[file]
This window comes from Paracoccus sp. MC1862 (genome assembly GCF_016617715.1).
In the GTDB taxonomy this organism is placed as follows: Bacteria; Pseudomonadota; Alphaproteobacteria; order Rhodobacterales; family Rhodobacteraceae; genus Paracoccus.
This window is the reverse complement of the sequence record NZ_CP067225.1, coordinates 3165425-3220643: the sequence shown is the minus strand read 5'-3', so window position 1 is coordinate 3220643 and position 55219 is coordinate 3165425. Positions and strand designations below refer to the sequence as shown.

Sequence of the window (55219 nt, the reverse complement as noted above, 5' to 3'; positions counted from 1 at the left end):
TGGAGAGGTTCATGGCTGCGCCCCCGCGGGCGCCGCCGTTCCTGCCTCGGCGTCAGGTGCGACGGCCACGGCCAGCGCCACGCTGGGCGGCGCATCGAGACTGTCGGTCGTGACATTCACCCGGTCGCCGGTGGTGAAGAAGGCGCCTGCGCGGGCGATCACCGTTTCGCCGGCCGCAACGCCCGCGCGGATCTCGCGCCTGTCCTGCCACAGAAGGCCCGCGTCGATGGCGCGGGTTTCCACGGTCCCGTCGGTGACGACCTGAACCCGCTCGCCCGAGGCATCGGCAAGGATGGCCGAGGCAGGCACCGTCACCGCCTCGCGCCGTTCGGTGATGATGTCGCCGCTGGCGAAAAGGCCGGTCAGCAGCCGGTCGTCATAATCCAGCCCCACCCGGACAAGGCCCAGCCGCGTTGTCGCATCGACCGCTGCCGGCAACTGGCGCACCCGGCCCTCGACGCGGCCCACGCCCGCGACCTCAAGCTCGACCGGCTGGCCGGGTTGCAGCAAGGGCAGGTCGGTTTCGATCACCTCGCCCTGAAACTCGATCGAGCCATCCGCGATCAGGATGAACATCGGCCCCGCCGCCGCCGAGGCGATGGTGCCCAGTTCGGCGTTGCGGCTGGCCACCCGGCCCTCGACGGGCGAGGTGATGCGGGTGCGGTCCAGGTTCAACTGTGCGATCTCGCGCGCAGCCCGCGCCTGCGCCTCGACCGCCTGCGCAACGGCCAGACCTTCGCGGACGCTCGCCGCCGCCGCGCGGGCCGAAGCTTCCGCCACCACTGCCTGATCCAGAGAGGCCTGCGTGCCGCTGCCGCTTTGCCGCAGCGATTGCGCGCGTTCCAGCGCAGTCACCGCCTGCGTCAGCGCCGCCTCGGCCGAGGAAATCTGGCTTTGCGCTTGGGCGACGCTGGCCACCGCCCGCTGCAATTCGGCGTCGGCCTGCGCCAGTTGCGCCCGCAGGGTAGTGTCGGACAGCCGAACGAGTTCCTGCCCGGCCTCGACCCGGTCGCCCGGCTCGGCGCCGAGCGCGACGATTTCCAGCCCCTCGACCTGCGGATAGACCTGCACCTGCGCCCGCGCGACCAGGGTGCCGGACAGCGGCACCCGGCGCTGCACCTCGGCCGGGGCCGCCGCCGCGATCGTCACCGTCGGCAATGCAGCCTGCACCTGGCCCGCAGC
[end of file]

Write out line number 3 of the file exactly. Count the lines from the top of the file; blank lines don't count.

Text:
This window is the reverse complement of the sequence record NZ_CP067225.1, coordinates 3165425-3220643: the sequence shown is the minus strand read 5'-3', so window position 1 is coordinate 3220643 and position 55219 is coordinate 3165425. Positions and strand designations below refer to the sequence as shown.